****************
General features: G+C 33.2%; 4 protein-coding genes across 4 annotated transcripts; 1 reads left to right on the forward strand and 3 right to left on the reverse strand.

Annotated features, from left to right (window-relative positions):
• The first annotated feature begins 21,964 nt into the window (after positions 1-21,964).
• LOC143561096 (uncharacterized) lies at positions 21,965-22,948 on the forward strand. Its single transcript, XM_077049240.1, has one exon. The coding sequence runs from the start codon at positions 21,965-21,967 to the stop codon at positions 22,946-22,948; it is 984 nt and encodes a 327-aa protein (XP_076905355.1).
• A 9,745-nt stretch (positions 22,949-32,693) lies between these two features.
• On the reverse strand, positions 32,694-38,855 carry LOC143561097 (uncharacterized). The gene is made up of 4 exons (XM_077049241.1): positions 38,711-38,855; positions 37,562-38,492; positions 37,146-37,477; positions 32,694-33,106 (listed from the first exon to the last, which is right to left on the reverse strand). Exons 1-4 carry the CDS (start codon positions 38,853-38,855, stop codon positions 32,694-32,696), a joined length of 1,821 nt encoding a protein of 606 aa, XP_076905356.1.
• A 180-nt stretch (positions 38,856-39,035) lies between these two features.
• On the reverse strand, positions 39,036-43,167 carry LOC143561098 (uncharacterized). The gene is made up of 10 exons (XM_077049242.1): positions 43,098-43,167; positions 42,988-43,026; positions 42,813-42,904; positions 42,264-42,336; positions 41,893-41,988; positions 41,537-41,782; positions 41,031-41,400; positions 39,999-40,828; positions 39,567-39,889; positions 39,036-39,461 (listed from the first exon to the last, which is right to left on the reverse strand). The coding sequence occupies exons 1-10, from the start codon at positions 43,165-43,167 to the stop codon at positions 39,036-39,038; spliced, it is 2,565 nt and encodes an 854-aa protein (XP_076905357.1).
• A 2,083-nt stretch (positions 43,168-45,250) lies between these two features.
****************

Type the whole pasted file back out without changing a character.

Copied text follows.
General features: G+C 33.2%; 4 protein-coding genes across 4 annotated transcripts; 1 reads left to right on the forward strand and 3 right to left on the reverse strand.

Annotated features, from left to right (window-relative positions):
• The first annotated feature begins 21,964 nt into the window (after positions 1-21,964).
• LOC143561096 (uncharacterized) lies at positions 21,965-22,948 on the forward strand. Its single transcript, XM_077049240.1, has one exon. The coding sequence runs from the start codon at positions 21,965-21,967 to the stop codon at positions 22,946-22,948; it is 984 nt and encodes a 327-aa protein (XP_076905355.1).
• A 9,745-nt stretch (positions 22,949-32,693) lies between these two features.
• On the reverse strand, positions 32,694-38,855 carry LOC143561097 (uncharacterized). The gene is made up of 4 exons (XM_077049241.1): positions 38,711-38,855; positions 37,562-38,492; positions 37,146-37,477; positions 32,694-33,106 (listed from the first exon to the last, which is right to left on the reverse strand). Exons 1-4 carry the CDS (start codon positions 38,853-38,855, stop codon positions 32,694-32,696), a joined length of 1,821 nt encoding a protein of 606 aa, XP_076905356.1.
• A 180-nt stretch (positions 38,856-39,035) lies between these two features.
• On the reverse strand, positions 39,036-43,167 carry LOC143561098 (uncharacterized). The gene is made up of 10 exons (XM_077049242.1): positions 43,098-43,167; positions 42,988-43,026; positions 42,813-42,904; positions 42,264-42,336; positions 41,893-41,988; positions 41,537-41,782; positions 41,031-41,400; positions 39,999-40,828; positions 39,567-39,889; positions 39,036-39,461 (listed from the first exon to the last, which is right to left on the reverse strand). The coding sequence occupies exons 1-10, from the start codon at positions 43,165-43,167 to the stop codon at positions 39,036-39,038; spliced, it is 2,565 nt and encodes an 854-aa protein (XP_076905357.1).
• A 2,083-nt stretch (positions 43,168-45,250) lies between these two features.